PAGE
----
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What can give me a headache?

Many headache sufferers experience headache attacks more frequently following certain types of exposures or events, called triggers. Identifying and modifying headache triggers can help reduce headache frequency and eliminate the need for medications.

Certain exposures or events can activate, or bring on, a headache. Triggers include certain foods, climate or environmental changes, emotional states, physiological states, or for women, hormonal cycles.

Food triggers include:
  • aged cheese and other dairy products
  • alcohol
  • broad beans, peas, and lentils
  • caffeine
  • chocolate
  • nuts
  • peanut butter
  • pickles
  • pickled food
  • processed meat (hot dog and sausage, products containing nitrites)
Environmental triggers include:
  • a change in temperature
  • a change in humidity
  • a change in altitude (including air travel)
  • bright light, glare (including computer monitor)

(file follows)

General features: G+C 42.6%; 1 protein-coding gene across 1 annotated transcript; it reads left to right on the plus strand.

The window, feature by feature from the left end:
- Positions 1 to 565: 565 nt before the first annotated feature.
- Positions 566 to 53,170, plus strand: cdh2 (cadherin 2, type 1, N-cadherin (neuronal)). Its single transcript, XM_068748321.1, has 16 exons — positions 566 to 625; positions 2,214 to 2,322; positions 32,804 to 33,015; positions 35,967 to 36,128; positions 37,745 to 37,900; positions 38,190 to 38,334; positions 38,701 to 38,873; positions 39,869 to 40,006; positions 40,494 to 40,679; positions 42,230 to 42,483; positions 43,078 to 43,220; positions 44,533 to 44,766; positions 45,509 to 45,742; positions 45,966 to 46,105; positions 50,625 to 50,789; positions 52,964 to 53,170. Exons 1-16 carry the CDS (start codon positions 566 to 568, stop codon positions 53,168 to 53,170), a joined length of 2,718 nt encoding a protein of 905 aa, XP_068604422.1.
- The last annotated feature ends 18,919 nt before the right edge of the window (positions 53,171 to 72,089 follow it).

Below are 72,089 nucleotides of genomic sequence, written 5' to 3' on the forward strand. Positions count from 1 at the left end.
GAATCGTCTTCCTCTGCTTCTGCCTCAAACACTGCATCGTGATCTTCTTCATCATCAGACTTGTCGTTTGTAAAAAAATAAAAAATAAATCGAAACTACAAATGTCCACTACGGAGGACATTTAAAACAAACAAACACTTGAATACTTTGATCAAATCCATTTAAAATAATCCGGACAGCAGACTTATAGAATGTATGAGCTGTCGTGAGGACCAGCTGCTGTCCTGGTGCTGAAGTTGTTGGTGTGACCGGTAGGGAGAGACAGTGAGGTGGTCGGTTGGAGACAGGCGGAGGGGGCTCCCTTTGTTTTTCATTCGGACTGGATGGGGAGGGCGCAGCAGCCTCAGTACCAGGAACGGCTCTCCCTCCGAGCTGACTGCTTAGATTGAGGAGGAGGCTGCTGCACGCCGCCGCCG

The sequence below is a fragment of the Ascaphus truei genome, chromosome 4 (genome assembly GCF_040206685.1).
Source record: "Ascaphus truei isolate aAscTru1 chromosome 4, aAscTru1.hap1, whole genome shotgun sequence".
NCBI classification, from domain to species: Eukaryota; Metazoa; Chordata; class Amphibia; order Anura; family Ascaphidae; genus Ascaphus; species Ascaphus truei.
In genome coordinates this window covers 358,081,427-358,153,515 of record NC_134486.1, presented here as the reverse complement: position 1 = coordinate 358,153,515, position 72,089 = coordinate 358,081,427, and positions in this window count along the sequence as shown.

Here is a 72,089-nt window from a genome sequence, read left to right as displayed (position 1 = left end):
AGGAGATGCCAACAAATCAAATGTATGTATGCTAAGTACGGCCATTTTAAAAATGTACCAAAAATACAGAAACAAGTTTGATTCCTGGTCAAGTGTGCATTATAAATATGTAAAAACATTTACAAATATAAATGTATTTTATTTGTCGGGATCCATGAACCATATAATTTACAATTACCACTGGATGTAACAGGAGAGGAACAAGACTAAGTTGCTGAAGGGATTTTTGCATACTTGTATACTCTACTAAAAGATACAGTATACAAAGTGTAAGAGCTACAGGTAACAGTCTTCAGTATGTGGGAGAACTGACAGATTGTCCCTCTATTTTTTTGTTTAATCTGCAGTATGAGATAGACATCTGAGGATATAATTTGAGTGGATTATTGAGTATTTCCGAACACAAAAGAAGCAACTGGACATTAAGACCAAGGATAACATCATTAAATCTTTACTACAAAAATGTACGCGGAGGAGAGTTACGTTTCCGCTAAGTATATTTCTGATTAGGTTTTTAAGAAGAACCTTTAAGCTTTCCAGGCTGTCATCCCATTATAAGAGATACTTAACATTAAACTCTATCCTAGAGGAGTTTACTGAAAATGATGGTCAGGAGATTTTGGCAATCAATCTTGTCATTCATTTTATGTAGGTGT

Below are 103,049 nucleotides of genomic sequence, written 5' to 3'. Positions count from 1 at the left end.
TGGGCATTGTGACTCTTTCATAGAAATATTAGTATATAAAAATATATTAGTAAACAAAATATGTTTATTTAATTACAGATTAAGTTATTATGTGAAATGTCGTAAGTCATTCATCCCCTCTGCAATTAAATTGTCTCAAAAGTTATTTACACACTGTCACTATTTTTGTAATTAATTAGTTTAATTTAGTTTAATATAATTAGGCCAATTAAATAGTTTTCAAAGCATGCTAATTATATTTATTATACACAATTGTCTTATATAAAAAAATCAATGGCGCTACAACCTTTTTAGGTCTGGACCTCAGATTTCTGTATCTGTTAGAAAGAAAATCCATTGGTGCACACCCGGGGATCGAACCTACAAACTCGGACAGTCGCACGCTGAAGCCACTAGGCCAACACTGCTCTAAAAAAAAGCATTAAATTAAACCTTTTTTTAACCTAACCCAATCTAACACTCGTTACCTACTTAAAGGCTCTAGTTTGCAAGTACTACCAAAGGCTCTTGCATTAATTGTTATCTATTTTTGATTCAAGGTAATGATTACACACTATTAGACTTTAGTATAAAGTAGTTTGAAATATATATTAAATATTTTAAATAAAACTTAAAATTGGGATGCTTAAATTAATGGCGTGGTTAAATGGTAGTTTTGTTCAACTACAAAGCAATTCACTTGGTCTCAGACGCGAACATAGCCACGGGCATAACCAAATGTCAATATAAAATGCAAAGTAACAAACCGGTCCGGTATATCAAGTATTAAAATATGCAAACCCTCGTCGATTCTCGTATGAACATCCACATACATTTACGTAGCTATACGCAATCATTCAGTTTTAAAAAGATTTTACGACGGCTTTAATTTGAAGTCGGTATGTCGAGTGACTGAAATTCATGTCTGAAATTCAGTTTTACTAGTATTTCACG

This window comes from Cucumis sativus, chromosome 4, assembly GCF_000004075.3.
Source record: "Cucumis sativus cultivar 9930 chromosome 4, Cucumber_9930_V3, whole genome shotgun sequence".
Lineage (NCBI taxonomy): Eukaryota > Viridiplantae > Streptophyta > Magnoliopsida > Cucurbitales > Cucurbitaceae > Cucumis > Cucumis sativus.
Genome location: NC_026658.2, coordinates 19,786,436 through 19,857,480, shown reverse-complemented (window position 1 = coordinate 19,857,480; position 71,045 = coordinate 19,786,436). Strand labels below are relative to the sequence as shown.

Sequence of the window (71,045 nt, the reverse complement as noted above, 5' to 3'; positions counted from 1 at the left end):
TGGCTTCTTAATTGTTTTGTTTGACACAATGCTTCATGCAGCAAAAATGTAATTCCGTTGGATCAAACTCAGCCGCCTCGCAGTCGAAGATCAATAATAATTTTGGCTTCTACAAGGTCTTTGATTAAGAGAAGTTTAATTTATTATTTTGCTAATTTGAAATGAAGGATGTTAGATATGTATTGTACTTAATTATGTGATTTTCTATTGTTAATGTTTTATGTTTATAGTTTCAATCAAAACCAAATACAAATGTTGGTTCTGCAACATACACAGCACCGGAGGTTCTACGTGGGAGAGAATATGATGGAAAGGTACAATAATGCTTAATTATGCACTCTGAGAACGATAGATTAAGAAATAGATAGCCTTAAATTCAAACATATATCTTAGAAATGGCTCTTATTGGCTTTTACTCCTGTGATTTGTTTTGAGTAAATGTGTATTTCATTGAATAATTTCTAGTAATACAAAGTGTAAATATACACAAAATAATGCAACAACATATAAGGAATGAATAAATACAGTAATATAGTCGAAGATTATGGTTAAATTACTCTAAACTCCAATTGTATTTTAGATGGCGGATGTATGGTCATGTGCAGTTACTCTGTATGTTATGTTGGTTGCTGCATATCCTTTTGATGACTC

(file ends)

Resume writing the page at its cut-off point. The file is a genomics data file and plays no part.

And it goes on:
• loud noise
  • strong odor
Emotional triggers include:
  • anger
  • anxiety
  • depression
  • excitement
  • stress
Physiological triggers include:
  • exercise
  • eyestrain
  • fasting or missing a meal
  • fatigue
  • lack of sleep
  • motion
  • oversleeping
Hormonal triggers for women
  • birth control pills
  • estrogen and/or hormone supplement
  • hormonal change
  • menstruation
  • ovulation
  • pregnancy

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Important: This content reflects information from various individuals and organizations and may offer alternative or opposing points of view. It should not be used for medical advice, diagnosis or treatment. As always, you should consult with your healthcare provider about your specific health needs.